Researchers Find New Drug Can Quickly Reverse Eye Pressure Increases from Steroid Eye Drops
Doctors routinely prescribe steroid drops for patients after eye surgery or to treat eye inflammation or swelling. Those drugs can cause a sharp pressure increase inside the eyes, however, requiring additional treatment to prevent damage to patients’ sight.
Researchers have found a relatively new drug works to quickly reverse — and prevent — the rise in intraocular pressure that can result from using ophthalmic steroids, even in patients who don’t respond to other medications. Their findings are published March 30 in the journal eLife.
“It's really hard to treat those patients. They come in with a very high pressure, and they tend to throw the kitchen sink at them in terms of trying to get the pressure down,” said C. Ross Ethier, professor in the Wallace H. Coulter Department of Biomedical Engineering at Georgia Tech and Emory University and one of the study’s corresponding authors.
Working with collaborators at Duke University, Ethier’s team reviewed patient charts to find people who weren’t responding to any treatment — until their doctors tried netarsudil, a new drug approved by the U.S. Food and Drug Administration to treat the most common form of glaucoma, called primary open-angle glaucoma.
“It's a little bit of a Hail Mary pass, but the physicians started treating their patients with this new drug, and it actually did a heck of a good job in terms of lowering the pressure in the eye,” Ethier said. “That's actually pretty exciting — it opens up the idea that if you have a patient who's not responding to standard treatment of steroid-induced glaucoma, it might be worth considering this new netarsudil drug.”
Since it’s so new, netarsudil is expensive and not commonly prescribed. But Ethier said their findings suggest turning to the drug sooner for patients experiencing the pressure-increasing effects of steroid eye drops — it could help preserve their vision.
Eye pressure is regulated by a complex network of tissues that secrete, circulate, and drain fluid in the eye. In glaucoma, the drain gets backed up. Physicians typically use several kinds of medications to counter higher intraocular pressure for patients using steroid drops: Some activate a secondary drainage network while others cause the eye to make less fluid in the first place.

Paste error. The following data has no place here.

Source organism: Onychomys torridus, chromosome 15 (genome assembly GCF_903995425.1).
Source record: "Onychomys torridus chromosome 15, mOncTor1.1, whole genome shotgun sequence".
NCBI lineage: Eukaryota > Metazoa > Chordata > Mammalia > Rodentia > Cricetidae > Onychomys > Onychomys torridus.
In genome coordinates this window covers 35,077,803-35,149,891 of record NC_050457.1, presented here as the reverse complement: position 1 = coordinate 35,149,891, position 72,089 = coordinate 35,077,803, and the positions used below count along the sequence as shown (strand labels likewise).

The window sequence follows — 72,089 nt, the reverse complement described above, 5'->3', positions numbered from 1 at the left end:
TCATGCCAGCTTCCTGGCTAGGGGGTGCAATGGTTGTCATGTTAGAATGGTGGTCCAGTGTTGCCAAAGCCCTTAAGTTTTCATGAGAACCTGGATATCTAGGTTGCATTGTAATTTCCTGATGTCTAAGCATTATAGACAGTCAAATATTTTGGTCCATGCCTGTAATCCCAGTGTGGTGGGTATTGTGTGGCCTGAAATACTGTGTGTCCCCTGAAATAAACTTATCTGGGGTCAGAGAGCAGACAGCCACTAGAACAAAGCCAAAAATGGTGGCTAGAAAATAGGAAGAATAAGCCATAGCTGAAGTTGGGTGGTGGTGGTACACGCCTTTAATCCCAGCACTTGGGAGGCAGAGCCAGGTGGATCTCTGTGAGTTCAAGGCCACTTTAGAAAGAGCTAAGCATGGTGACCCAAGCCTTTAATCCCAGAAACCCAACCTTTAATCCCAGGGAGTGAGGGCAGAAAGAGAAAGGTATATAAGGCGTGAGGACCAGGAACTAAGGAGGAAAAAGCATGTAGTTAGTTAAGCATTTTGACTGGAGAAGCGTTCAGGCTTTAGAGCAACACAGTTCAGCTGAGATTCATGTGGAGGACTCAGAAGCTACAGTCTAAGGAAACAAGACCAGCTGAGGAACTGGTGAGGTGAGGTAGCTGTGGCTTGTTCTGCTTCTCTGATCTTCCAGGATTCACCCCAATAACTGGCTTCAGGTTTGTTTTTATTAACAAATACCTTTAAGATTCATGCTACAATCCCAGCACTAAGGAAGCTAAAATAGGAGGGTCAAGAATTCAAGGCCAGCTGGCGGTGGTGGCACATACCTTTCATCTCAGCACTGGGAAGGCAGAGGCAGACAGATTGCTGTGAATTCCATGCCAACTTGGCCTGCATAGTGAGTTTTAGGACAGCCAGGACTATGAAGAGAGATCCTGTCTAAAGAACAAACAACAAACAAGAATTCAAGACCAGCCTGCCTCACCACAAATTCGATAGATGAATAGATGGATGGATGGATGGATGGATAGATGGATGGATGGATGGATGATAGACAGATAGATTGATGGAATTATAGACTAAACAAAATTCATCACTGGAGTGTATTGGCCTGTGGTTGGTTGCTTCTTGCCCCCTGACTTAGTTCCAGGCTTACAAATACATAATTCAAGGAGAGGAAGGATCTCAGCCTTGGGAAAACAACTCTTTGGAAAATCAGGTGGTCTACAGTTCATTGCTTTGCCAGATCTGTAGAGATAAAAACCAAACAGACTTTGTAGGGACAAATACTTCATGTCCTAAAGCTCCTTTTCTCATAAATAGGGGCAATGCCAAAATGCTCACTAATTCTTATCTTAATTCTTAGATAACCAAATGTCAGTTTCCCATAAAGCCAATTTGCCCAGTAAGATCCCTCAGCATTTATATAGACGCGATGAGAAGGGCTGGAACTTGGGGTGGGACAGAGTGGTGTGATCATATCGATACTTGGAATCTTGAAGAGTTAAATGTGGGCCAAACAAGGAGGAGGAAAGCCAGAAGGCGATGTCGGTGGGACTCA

Those are indirect routes to solve the problem, Ethier said. Netarsudil goes right at it, targeting the eye tissues that naturally drain fluid to “unclog” them.
“We think the reason this drug is so effective in this particular form of glaucoma is that the pathology is really localized to the drain, and because this type of disease comes on fast, you can hit the drain right away,” said Ethier, who is also the Georgia Research Alliance Lawrence L. Gellerstedt Jr. Eminent Scholar in Bioengineering.
To better understand how the drug targets the draining tissues — known as the trabecular meshwork — the researchers turned to an established and reliable mouse model. A hallmark of steroid-induced glaucoma is deposition of extracellular matrix in the trabecular meshwork. Ethier said their experiments showed that netarsudil seemed to be very effective at opening the drain, so to speak, by reducing this matrix material, which normally helps support and bind cells together.
“In a patient, it's actually quite hard to know what's going on to cause the pressure to become lower. There are measurements that you can't make in a patient that you can make in a laboratory setting,” Ethier said. “We hypothesized that this effect we observed was due to the unblocking of the drain, but really, the only way to confirm that was to use this mouse model of the disease.”
Ethier worked with longtime collaborator Daniel Stamer at Duke on the study as well as clinicians at Duke and Washington State University. He said pressure regulation in the eye is a complicated system that still is not well understood. In addition to offering a potential new treatment for patients, he said, their work unravels a bit more about how the system functions.
“This study tells you something about how the whole system is working,” Ethier said. “We've been studying it for many years — not just my lab, but the broader community. And every time we find something, it's like, there's another layer on the onion.”
This research was supported by the National Institutes of Health, grant Nos. EY030124, EY031710, and EY005722; the BrightFocus Foundation; Research to Prevent Blindness; the Georgia Research Alliance; and Aerie Pharmaceuticals. Any opinions, findings, and conclusions or recommendations expressed in this material are those of the authors and do not necessarily reflect the views of any funding agency.
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